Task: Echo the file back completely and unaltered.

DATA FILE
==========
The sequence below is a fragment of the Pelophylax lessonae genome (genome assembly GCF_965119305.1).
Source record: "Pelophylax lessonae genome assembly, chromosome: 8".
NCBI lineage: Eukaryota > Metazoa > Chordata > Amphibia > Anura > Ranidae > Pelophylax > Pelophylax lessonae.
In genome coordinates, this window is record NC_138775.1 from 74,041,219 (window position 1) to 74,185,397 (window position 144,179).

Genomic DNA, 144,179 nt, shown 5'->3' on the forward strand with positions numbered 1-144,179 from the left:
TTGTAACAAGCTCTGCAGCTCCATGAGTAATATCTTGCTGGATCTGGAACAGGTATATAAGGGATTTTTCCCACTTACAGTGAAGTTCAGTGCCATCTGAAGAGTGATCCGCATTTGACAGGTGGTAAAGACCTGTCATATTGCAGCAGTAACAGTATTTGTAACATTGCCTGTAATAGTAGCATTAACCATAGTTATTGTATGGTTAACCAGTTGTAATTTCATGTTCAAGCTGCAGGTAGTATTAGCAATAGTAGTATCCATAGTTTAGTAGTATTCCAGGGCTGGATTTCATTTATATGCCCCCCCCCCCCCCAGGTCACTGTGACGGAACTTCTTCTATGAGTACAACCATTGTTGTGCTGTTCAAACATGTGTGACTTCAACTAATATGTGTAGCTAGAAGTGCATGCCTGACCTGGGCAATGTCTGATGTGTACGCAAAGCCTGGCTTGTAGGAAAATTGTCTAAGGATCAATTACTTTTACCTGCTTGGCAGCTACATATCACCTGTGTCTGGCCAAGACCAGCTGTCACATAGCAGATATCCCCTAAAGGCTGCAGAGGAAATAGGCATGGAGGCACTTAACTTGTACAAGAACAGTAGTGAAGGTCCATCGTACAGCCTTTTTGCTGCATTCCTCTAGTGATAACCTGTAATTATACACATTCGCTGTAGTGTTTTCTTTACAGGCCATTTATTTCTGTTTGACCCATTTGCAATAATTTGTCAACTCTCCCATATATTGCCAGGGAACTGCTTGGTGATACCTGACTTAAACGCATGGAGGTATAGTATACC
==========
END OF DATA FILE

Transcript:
The sequence below is a fragment of the Pelophylax lessonae genome (genome assembly GCF_965119305.1).
Source record: "Pelophylax lessonae genome assembly, chromosome: 8".
NCBI lineage: Eukaryota > Metazoa > Chordata > Amphibia > Anura > Ranidae > Pelophylax > Pelophylax lessonae.
In genome coordinates, this window is record NC_138775.1 from 74,041,219 (window position 1) to 74,185,397 (window position 144,179).

Genomic DNA, 144,179 nt, shown 5'->3' on the forward strand with positions numbered 1-144,179 from the left:
TTGTAACAAGCTCTGCAGCTCCATGAGTAATATCTTGCTGGATCTGGAACAGGTATATAAGGGATTTTTCCCACTTACAGTGAAGTTCAGTGCCATCTGAAGAGTGATCCGCATTTGACAGGTGGTAAAGACCTGTCATATTGCAGCAGTAACAGTATTTGTAACATTGCCTGTAATAGTAGCATTAACCATAGTTATTGTATGGTTAACCAGTTGTAATTTCATGTTCAAGCTGCAGGTAGTATTAGCAATAGTAGTATCCATAGTTTAGTAGTATTCCAGGGCTGGATTTCATTTATATGCCCCCCCCCCCCCCAGGTCACTGTGACGGAACTTCTTCTATGAGTACAACCATTGTTGTGCTGTTCAAACATGTGTGACTTCAACTAATATGTGTAGCTAGAAGTGCATGCCTGACCTGGGCAATGTCTGATGTGTACGCAAAGCCTGGCTTGTAGGAAAATTGTCTAAGGATCAATTACTTTTACCTGCTTGGCAGCTACATATCACCTGTGTCTGGCCAAGACCAGCTGTCACATAGCAGATATCCCCTAAAGGCTGCAGAGGAAATAGGCATGGAGGCACTTAACTTGTACAAGAACAGTAGTGAAGGTCCATCGTACAGCCTTTTTGCTGCATTCCTCTAGTGATAACCTGTAATTATACACATTCGCTGTAGTGTTTTCTTTACAGGCCATTTATTTCTGTTTGACCCATTTGCAATAATTTGTCAACTCTCCCATATATTGCCAGGGAACTGCTTGGTGATACCTGACTTAAACGCATGGAGGTATAGTATACC